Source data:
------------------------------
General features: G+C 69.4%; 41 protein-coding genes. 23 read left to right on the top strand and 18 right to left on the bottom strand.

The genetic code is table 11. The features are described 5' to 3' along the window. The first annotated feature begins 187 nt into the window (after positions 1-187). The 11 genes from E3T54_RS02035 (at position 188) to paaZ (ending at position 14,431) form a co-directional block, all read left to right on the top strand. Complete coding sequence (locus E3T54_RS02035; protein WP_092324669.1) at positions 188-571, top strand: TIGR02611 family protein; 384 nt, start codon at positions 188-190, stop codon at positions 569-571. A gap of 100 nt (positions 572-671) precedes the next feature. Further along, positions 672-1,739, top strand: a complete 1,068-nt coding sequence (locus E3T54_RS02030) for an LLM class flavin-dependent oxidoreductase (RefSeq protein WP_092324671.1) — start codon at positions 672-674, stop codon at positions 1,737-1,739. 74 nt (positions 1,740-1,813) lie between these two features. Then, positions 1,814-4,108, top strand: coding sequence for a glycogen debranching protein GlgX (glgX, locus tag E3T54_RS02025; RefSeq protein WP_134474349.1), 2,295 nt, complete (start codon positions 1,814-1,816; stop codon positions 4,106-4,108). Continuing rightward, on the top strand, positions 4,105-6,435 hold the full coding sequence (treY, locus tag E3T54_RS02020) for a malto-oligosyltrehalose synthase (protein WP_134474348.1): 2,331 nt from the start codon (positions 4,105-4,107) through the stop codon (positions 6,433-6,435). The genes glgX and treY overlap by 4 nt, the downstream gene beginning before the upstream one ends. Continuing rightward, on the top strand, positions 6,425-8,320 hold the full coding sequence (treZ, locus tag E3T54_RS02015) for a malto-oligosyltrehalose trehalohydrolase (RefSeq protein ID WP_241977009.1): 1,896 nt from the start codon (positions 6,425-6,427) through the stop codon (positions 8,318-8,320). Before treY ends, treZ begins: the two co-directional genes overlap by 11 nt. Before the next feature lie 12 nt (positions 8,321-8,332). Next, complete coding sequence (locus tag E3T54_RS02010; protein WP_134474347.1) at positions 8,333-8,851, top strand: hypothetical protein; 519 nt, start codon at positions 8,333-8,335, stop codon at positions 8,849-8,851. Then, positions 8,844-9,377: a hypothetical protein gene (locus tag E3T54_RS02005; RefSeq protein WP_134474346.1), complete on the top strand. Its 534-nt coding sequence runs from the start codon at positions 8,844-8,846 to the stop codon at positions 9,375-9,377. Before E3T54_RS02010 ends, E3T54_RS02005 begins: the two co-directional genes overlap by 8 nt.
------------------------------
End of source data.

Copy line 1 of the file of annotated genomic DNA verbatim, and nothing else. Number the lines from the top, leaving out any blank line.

General features: G+C 69.4%; 41 protein-coding genes. 23 read left to right on the top strand and 18 right to left on the bottom strand.